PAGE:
A Pox On Both Houses in a Case Permeated Wtih Fraud
Ponzi schemes probably make bad law, in as much as everyone points the finger at everyone, and claims of fraud swirl through and through. So it goes in Kimmel v Schon 2013 NY Slip Op 32318(U) September 26, 2013 Sup Ct, Kings County Docket Number: 015633/2012 Judge: Bernard J. Graham.
A real estate purchase, a loan , ponzi schemes, claims of legal malpractice? What is more interesting is the appalling lack of formality in the summary judgment practice. Plaintiff, who is an attorney, files his own affirmation, which is rejected by the court. The motion for summary judgment lacks the admissible evidence of a person with actual knowledge, which is its own reason to deny the motion.
"The instant motion, by which plaintiff seeks dismissal of the counterclaims and summary judgment appointing a referee to compute, is supported solely by the plaintiffs attorney's affirmation. Also provided as exhibits in support of the instant motion are (1) an affirmation of Miriam W. Hermann (Hermann), and (2) an affirmation of Kimmel. In support of plaintiffs argument disputing the Schons' assertion that Tepfer & Tepfer did not represent him at the loan closing, Hermann states that, as an attorney associated with the law firm of Ferro Labella & Zucker LLC, she represented the lender in the subject transaction, drafted the papers and attended the closing at which the Schons were represented by Tepfer & Tepfer, P.C. In addition, she states that at the closing, the borrowers signed a closing statement, and were provided with an opinion letter by Tepfer & Tepfer. In further support, stating that he is an attorney duly admitted to practice in the State of New York, Kimmel provides, as plaintiff, his own attorney's affirmation. He states that as lender and administrator of the subject loan, he received all payments made thereunder, and he (1) never agreed to extinguish the note, (2) never agreed to accept a new note to replace the one that is at issue here, and (3) there was never a new obligation that replaced the Note, and no new contract was discussed or drafted with respect thereto. "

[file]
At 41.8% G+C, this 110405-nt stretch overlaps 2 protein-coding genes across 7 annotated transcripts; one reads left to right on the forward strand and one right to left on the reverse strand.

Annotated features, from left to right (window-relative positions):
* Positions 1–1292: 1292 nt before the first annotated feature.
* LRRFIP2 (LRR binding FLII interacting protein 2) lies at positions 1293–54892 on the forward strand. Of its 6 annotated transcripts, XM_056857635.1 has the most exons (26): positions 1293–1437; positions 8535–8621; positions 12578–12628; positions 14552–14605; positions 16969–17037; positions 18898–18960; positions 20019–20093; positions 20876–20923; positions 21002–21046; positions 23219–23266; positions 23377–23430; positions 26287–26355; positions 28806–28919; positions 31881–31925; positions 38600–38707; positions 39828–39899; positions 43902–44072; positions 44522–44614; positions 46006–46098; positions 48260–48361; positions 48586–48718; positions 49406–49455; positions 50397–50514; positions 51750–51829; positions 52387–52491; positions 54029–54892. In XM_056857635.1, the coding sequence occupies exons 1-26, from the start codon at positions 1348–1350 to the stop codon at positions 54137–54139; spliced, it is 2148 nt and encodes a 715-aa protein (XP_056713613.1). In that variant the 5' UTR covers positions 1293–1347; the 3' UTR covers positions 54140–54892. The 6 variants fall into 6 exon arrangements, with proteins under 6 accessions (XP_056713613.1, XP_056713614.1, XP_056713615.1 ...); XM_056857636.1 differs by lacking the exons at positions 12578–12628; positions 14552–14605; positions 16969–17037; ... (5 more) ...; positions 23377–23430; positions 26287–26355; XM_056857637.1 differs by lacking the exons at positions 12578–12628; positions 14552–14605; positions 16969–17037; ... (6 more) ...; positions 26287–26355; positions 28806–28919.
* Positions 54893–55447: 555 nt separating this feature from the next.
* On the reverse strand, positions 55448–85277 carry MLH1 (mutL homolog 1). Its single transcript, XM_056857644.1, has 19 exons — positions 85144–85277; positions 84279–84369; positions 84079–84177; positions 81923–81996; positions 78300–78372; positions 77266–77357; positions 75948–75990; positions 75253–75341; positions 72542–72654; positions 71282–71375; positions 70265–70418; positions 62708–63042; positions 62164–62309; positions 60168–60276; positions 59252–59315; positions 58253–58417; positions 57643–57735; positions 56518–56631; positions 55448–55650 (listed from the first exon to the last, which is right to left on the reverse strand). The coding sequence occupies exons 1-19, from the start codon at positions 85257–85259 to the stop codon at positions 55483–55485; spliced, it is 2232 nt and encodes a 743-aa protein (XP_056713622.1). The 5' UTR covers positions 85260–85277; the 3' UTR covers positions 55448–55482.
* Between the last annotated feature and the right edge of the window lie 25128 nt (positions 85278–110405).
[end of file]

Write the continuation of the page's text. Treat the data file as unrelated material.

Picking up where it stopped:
"Plaintiff s motion for summary judgment must be denied. It is well settled that on a motion for summary judgment, an affidavit of counsel who demonstrates no knowledge of the underlying facts is without probative value (see Zuckerman, 49 NY2d at 563, citing Columbia Ribbon & Carbon MIg. CO. v A-J-A Corp., 42 NY2d 496,500 ; Israelson v Rubin, 20 AD2d 668 , affd 14 NY2d 887 ; Lamberta v Long Is. R. R., 51 AD2d 730 ). Here, plaintiffs counsel's affirmation is silent regarding his basis of knowledge of the underlying facts. Moreover, the affirmation of plaintiff, an attorney, is not admissible in this instance. Under the language of CPLR 2106,2 the use of an unsworn affirmation bearing the individuals signature alone, in lieu of an affidavit, is prohibited where the signatory, even if otherwise authorized by the statute, is a party to the action (see Slavenburg, Corp. v Opus Apparel, Inc, 53 NY2d 799, 801[FN] ; Schutzer v Suss- Kolyer, 57 AD2d 653 ; Fitzgerald v Willes, 83 Misc 2d 853 [App Tenn 1975]). Consequently, plaintiff has failed to meet his initial burden of making a prima facie showing of entitlement to judgment as a matter of law, requiring denial of his motion and regardless of the sufficiency of the opposing papers (see Vega v Restani Const. Corp., 18 NY3d 499 ). In any event, were it necessary to do so, the court would find that defendants have met their burden of raising an issue of fact in opposition to plaintiff s motion through their particularized showing, in admissible form, that the underlying transaction was permeated with, and arose out of, fraudulent conduct."